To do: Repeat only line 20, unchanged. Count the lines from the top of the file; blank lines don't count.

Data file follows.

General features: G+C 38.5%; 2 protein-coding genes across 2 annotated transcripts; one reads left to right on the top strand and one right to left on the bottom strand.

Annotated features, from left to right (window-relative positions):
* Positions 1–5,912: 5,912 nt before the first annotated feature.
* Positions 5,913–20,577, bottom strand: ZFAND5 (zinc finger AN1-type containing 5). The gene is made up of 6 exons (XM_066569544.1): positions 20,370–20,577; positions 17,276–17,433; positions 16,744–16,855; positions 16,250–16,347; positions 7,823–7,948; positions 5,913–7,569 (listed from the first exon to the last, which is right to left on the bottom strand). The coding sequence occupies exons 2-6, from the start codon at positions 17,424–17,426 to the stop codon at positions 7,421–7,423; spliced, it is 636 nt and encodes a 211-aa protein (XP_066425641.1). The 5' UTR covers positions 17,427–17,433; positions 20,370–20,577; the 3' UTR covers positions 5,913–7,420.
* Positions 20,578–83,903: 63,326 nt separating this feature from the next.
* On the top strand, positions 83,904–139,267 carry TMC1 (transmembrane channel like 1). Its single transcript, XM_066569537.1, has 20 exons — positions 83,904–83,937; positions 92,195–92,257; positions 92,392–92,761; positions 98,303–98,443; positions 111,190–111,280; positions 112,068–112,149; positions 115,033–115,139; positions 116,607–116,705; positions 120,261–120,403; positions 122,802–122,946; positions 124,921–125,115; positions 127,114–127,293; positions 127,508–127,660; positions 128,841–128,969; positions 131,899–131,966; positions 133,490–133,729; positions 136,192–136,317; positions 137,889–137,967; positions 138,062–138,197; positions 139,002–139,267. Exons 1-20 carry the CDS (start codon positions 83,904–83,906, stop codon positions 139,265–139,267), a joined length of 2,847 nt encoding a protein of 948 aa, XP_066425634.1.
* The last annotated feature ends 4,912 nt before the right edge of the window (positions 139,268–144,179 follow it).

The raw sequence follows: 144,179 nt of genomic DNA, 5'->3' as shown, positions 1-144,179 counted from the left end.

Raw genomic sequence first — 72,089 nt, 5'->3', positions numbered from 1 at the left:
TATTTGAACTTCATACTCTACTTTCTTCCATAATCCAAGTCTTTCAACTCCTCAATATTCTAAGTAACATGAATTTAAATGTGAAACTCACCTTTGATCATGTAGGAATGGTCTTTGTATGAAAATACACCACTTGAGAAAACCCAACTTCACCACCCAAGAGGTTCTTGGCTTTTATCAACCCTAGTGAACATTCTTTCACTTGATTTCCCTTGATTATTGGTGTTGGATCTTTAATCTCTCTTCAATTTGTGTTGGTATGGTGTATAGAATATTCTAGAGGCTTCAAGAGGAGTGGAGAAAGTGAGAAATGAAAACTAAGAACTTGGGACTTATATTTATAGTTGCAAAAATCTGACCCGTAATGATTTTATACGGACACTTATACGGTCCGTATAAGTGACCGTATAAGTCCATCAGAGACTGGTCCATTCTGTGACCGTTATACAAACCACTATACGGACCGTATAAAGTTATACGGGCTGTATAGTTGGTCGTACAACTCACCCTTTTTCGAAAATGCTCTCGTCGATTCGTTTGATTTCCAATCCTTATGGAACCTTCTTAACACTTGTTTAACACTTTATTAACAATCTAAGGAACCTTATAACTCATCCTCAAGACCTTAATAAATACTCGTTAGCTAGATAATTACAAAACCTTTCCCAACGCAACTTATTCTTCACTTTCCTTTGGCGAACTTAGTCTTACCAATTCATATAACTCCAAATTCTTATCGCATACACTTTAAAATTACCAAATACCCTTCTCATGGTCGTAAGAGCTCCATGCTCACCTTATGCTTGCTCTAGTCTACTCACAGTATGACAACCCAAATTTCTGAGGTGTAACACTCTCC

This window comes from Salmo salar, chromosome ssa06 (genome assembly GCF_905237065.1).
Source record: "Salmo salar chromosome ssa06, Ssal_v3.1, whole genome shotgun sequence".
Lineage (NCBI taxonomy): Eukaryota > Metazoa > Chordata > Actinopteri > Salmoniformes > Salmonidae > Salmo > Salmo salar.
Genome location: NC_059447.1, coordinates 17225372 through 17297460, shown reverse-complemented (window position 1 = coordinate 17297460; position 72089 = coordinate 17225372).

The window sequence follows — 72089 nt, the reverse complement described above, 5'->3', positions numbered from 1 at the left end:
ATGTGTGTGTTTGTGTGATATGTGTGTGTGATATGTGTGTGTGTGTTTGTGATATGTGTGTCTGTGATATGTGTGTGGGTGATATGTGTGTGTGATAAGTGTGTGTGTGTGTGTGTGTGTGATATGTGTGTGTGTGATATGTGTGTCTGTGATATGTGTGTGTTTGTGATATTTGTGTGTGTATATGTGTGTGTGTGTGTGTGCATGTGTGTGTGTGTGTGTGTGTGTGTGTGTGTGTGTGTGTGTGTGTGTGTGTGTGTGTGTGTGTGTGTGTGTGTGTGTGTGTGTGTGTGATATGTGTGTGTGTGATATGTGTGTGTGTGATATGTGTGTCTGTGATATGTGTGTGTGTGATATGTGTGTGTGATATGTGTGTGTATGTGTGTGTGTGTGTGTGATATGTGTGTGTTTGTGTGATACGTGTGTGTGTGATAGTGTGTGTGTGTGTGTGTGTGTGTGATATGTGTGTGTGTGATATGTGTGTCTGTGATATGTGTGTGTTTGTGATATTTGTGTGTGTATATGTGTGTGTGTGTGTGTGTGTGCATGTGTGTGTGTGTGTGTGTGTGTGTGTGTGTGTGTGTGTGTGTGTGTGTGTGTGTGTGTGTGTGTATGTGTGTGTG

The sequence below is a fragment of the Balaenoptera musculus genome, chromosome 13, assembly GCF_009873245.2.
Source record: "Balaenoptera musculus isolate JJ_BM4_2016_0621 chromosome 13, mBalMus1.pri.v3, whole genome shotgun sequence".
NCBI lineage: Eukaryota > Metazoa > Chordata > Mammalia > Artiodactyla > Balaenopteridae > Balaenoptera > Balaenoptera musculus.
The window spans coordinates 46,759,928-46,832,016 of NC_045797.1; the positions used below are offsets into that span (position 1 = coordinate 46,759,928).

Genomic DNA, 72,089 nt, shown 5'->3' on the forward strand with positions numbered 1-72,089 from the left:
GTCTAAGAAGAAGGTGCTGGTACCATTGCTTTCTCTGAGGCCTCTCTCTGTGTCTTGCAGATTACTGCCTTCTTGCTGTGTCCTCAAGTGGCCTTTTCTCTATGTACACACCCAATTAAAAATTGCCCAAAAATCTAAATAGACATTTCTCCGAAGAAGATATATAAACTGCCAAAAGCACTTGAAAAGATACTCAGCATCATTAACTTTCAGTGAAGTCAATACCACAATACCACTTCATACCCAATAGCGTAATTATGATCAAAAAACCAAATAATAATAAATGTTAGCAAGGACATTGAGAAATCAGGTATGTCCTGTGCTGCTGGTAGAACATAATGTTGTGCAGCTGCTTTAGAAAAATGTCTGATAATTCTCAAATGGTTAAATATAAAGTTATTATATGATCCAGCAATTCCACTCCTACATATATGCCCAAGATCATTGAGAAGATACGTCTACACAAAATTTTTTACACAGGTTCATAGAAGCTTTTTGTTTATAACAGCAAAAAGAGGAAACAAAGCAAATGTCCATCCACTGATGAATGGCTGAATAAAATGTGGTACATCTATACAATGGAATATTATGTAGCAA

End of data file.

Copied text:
The window spans coordinates 46,759,928-46,832,016 of NC_045797.1; the positions used below are offsets into that span (position 1 = coordinate 46,759,928).